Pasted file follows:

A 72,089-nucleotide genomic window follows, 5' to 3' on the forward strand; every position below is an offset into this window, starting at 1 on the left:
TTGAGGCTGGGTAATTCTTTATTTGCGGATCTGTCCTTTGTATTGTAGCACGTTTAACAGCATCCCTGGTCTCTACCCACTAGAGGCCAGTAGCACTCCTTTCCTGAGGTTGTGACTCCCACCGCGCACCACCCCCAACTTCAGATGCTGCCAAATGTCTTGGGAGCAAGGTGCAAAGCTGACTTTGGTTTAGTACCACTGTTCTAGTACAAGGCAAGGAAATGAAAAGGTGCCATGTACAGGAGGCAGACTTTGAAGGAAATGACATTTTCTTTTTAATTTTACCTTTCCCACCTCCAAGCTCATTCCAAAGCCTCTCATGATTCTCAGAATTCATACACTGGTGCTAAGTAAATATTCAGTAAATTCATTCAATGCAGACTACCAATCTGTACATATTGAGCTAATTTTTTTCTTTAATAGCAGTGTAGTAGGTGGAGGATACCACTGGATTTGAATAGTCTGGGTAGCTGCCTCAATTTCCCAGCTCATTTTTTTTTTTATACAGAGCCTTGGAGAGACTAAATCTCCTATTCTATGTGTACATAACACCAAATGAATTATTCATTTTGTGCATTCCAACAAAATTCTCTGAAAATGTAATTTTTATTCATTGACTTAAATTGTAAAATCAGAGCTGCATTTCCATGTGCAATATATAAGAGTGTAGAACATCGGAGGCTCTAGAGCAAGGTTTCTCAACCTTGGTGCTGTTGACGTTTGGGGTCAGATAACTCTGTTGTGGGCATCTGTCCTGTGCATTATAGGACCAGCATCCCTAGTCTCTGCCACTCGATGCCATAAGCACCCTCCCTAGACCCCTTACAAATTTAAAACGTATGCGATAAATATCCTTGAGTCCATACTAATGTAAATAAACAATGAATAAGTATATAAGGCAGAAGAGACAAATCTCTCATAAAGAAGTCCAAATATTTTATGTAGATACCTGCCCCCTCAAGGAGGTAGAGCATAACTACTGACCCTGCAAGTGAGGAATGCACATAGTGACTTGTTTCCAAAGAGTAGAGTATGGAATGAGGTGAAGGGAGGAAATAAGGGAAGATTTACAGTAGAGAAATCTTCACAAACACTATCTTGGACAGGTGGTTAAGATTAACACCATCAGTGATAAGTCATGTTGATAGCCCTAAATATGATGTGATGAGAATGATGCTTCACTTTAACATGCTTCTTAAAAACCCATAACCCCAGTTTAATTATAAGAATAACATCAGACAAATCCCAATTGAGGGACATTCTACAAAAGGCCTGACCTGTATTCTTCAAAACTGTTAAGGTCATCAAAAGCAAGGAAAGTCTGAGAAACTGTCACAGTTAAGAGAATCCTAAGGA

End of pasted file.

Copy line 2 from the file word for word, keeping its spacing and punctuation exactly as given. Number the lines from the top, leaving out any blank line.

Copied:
TTGAGGCTGGGTAATTCTTTATTTGCGGATCTGTCCTTTGTATTGTAGCACGTTTAACAGCATCCCTGGTCTCTACCCACTAGAGGCCAGTAGCACTCCTTTCCTGAGGTTGTGACTCCCACCGCGCACCACCCCCAACTTCAGATGCTGCCAAATGTCTTGGGAGCAAGGTGCAAAGCTGACTTTGGTTTAGTACCACTGTTCTAGTACAAGGCAAGGAAATGAAAAGGTGCCATGTACAGGAGGCAGACTTTGAAGGAAATGACATTTTCTTTTTAATTTTACCTTTCCCACCTCCAAGCTCATTCCAAAGCCTCTCATGATTCTCAGAATTCATACACTGGTGCTAAGTAAATATTCAGTAAATTCATTCAATGCAGACTACCAATCTGTACATATTGAGCTAATTTTTTTCTTTAATAGCAGTGTAGTAGGTGGAGGATACCACTGGATTTGAATAGTCTGGGTAGCTGCCTCAATTTCCCAGCTCATTTTTTTTTTTATACAGAGCCTTGGAGAGACTAAATCTCCTATTCTATGTGTACATAACACCAAATGAATTATTCATTTTGTGCATTCCAACAAAATTCTCTGAAAATGTAATTTTTATTCATTGACTTAAATTGTAAAATCAGAGCTGCATTTCCATGTGCAATATATAAGAGTGTAGAACATCGGAGGCTCTAGAGCAAGGTTTCTCAACCTTGGTGCTGTTGACGTTTGGGGTCAGATAACTCTGTTGTGGGCATCTGTCCTGTGCATTATAGGACCAGCATCCCTAGTCTCTGCCACTCGATGCCATAAGCACCCTCCCTAGACCCCTTACAAATTTAAAACGTATGCGATAAATATCCTTGAGTCCATACTAATGTAAATAAACAATGAATAAGTATATAAGGCAGAAGAGACAAATCTCTCATAAAGAAGTCCAAATATTTTATGTAGATACCTGCCCCCTCAAGGAGGTAGAGCATAACTACTGACCCTGCAAGTGAGGAATGCACATAGTGACTTGTTTCCAAAGAGTAGAGTATGGAATGAGGTGAAGGGAGGAAATAAGGGAAGATTTACAGTAGAGAAATCTTCACAAACACTATCTTGGACAGGTGGTTAAGATTAACACCATCAGTGATAAGTCATGTTGATAGCCCTAAATATGATGTGATGAGAATGATGCTTCACTTTAACATGCTTCTTAAAAACCCATAACCCCAGTTTAATTATAAGAATAACATCAGACAAATCCCAATTGAGGGACATTCTACAAAAGGCCTGACCTGTATTCTTCAAAACTGTTAAGGTCATCAAAAGCAAGGAAAGTCTGAGAAACTGTCACAGTTAAGAGAATCCTAAGGA